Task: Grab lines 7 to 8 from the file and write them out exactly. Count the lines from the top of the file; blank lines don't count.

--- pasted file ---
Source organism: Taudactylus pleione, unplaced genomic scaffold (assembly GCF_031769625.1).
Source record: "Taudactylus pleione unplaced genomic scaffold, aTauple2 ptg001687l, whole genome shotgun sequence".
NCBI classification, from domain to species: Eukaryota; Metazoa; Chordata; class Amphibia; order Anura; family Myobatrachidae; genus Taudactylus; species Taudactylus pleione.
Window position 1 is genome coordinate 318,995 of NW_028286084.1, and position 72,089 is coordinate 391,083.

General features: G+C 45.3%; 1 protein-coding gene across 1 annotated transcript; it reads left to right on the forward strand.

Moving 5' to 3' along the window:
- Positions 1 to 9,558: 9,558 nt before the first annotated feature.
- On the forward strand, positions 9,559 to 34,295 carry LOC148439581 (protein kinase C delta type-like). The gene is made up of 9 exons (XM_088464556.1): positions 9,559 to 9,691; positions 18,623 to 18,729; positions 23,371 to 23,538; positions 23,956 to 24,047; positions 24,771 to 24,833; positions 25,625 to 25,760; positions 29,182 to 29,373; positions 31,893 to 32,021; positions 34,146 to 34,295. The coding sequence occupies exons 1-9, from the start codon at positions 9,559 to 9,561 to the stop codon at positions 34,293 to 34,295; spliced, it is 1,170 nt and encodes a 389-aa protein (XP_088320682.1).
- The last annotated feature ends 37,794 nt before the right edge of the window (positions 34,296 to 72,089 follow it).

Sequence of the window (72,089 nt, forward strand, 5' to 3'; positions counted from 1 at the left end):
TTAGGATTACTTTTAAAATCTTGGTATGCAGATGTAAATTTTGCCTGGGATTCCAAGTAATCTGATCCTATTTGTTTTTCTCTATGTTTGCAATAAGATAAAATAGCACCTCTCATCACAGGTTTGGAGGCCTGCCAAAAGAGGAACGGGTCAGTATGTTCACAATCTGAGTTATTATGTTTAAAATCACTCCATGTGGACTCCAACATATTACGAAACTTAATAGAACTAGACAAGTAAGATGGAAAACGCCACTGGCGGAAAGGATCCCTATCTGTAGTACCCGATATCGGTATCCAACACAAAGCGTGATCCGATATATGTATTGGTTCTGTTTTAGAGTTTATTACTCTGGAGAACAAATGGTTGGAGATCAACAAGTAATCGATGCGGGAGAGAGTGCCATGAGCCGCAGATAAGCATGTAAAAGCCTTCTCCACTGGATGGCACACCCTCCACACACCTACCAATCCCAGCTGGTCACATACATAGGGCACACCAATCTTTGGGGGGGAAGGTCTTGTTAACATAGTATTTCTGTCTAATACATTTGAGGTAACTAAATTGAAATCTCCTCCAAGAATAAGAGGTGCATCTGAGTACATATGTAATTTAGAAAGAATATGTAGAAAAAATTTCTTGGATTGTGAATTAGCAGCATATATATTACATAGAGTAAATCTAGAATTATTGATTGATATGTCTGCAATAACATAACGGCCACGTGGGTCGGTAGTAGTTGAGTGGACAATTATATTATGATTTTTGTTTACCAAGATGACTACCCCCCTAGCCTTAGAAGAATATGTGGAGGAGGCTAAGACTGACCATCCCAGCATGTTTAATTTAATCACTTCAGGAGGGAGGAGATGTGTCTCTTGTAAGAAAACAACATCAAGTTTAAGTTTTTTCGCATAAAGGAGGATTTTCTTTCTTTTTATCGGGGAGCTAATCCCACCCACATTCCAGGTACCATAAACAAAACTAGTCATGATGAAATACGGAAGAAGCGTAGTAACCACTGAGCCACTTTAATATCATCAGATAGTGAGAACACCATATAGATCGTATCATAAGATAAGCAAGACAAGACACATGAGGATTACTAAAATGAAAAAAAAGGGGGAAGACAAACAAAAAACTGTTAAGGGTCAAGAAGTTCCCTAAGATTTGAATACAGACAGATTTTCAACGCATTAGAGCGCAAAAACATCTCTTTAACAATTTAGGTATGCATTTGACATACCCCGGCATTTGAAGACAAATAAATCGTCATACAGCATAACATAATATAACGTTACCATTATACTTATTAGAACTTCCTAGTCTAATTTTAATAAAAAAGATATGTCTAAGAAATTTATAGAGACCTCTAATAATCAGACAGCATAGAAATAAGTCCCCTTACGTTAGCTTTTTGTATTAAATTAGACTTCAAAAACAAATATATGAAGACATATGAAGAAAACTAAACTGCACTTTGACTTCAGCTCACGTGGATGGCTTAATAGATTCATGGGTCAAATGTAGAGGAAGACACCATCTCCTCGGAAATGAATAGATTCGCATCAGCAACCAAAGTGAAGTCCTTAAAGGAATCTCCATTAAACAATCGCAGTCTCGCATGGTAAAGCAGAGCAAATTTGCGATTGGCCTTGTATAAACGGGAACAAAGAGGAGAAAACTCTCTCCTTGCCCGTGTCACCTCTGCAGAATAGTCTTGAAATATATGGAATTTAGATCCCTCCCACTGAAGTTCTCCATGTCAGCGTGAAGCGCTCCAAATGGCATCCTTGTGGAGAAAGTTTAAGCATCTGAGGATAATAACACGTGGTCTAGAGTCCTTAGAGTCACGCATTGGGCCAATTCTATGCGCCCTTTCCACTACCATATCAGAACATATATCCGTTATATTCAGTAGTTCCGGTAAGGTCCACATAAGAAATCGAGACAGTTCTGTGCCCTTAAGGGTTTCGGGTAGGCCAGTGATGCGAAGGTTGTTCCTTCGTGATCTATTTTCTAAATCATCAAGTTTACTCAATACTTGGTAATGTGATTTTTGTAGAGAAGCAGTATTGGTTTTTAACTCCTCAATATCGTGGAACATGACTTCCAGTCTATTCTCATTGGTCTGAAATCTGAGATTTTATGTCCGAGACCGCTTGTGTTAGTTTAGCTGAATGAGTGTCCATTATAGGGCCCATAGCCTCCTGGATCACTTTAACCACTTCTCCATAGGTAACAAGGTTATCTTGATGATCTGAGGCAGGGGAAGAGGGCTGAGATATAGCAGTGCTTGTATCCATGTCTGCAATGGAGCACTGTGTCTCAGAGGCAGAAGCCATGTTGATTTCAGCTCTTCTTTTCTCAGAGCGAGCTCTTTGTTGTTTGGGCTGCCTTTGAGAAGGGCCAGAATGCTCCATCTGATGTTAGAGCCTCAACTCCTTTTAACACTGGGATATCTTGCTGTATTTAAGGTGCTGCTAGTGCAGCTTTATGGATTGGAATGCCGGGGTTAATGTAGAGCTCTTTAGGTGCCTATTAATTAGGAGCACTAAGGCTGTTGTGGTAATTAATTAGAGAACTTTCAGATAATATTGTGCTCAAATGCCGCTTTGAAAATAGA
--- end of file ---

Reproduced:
- Positions 1 to 9,558: 9,558 nt before the first annotated feature.
- On the forward strand, positions 9,559 to 34,295 carry LOC148439581 (protein kinase C delta type-like). The gene is made up of 9 exons (XM_088464556.1): positions 9,559 to 9,691; positions 18,623 to 18,729; positions 23,371 to 23,538; positions 23,956 to 24,047; positions 24,771 to 24,833; positions 25,625 to 25,760; positions 29,182 to 29,373; positions 31,893 to 32,021; positions 34,146 to 34,295. The coding sequence occupies exons 1-9, from the start codon at positions 9,559 to 9,561 to the stop codon at positions 34,293 to 34,295; spliced, it is 1,170 nt and encodes a 389-aa protein (XP_088320682.1).